Welcome to this blog post about Flutter MobX. Before diving into the core concepts, it's important to understand that Flutter MobX is more than just another state management library. It's a transparent functional reactive programming (TFRP) library that seamlessly unifies and simplifies state management. With MobX, Flutter developers can focus purely on the 'how' of application state and behavior, and less on the 'when' of state updates and visual reactions, making it a very effective library for state management.
To kickstart your journey with Flutter MobX, let's first set up a new Flutter project. Download and install Dart and Flutter SDKs on your machine first. Then, proceed to create a new Flutter project using the command line or your favorite IDE.
After creating the project, update the pubspec.yaml file in the project's root directory to include MobX and Flutter MobX dependencies.
Remember to fetch the dependencies by running flutter packages get in the terminal.
To get a grip on this state management library, the core concepts we need to understand are Observables, Actions, Computeds, and Reactions.
These entities represent the reactive state in our application. Observables change and trigger reactions when they do. They help us maintain our core state.
Actions are methods in our MobX store that modify the state. They cause changes in the observable state and trigger reactions. For instance, we could have an increment action for a simple counter.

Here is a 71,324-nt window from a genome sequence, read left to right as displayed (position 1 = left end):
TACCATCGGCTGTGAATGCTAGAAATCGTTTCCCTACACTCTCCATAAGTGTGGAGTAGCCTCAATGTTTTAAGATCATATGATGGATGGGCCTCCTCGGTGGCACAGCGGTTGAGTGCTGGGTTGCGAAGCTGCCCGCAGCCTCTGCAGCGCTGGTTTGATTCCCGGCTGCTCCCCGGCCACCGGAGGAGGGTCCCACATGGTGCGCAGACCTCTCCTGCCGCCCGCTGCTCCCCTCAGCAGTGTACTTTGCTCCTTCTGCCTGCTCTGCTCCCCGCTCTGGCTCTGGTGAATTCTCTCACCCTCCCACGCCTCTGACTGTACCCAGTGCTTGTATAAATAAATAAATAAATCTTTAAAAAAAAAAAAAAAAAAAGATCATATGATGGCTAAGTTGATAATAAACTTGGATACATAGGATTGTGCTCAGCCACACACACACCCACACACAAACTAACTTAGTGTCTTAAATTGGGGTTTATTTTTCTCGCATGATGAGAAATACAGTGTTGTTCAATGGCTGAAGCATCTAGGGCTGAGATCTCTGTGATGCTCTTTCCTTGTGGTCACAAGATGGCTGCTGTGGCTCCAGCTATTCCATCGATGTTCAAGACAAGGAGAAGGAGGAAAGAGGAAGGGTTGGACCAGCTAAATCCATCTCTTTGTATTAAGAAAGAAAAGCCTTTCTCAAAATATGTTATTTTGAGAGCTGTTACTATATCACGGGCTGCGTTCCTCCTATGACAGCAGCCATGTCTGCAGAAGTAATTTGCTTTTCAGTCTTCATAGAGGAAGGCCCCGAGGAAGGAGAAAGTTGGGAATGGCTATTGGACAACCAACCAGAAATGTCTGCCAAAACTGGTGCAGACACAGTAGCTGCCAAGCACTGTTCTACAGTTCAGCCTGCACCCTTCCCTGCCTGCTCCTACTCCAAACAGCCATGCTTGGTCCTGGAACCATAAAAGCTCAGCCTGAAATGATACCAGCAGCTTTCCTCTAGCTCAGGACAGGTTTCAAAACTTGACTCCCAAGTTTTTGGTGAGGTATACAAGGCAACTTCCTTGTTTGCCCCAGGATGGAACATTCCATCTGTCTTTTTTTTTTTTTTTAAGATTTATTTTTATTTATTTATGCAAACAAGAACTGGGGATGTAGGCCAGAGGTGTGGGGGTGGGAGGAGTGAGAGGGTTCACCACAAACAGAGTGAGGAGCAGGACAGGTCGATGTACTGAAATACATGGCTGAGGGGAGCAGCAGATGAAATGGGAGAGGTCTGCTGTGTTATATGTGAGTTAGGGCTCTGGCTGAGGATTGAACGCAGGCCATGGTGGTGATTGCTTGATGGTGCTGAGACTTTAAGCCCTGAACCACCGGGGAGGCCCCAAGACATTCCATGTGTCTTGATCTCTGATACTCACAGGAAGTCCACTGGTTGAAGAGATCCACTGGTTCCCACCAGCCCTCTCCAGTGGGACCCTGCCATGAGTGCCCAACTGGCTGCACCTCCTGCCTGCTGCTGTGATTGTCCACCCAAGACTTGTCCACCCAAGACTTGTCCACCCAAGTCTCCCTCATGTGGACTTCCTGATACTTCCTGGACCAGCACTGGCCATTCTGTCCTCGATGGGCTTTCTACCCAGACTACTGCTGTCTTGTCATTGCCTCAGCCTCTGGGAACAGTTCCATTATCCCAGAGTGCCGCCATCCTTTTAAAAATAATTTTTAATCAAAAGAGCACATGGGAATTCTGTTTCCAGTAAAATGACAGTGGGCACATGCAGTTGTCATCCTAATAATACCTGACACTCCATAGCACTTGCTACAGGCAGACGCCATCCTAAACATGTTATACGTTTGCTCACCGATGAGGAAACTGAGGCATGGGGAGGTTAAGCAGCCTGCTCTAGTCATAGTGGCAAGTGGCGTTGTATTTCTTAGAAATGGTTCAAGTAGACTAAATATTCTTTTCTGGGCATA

These represent derived state in our applications. They are functions that automatically update when underlying observables change. Computed values are like the 'getter' methods for reactive data in our MobX store.
Most visual reactions to observables will be handled by the Observer widget, a granular observer that reacts to relevant observable changes and re-builds to deliver UI updates.
Here's a peek into how to define the core state in a Dart file:
In this abstract class CounterBase, we have a simple reactive counter. value is an Observable and increment() is an Action.
The Observer widget in MobX, which is a part of the build method, ensures that whenever any observable it’s tracking observables values changes, it triggers a new build. It's a reaction to changes in the state.
In the CounterExample StatelessWidget class, we have our Observer wrapped around a text widget, which displays the value of our counter. The builder function produces a widget tree. The Observer detects when observables referenced within its build function change and re-renders the widget tree.
Let’s illustrate how to use Flutter MobX with a simple counter example. We’ll start by creating a new file named counter.dart in the lib folder.
In the above code, CounterBase is an abstract class that we're augmenting with _$Counter to get a concrete class.
To generate the necessary MobX code, you'll need to run the build_runner command in the terminal:
Then, instantiate the Counter class in the main.dart file.
Within the application, the counter can be accessed via the widget's build BuildContext context and used to update the user interface. The Observer widget automatically tracks observables and rebuilds upon changes. Below is a practical counter example to illustrate the concept: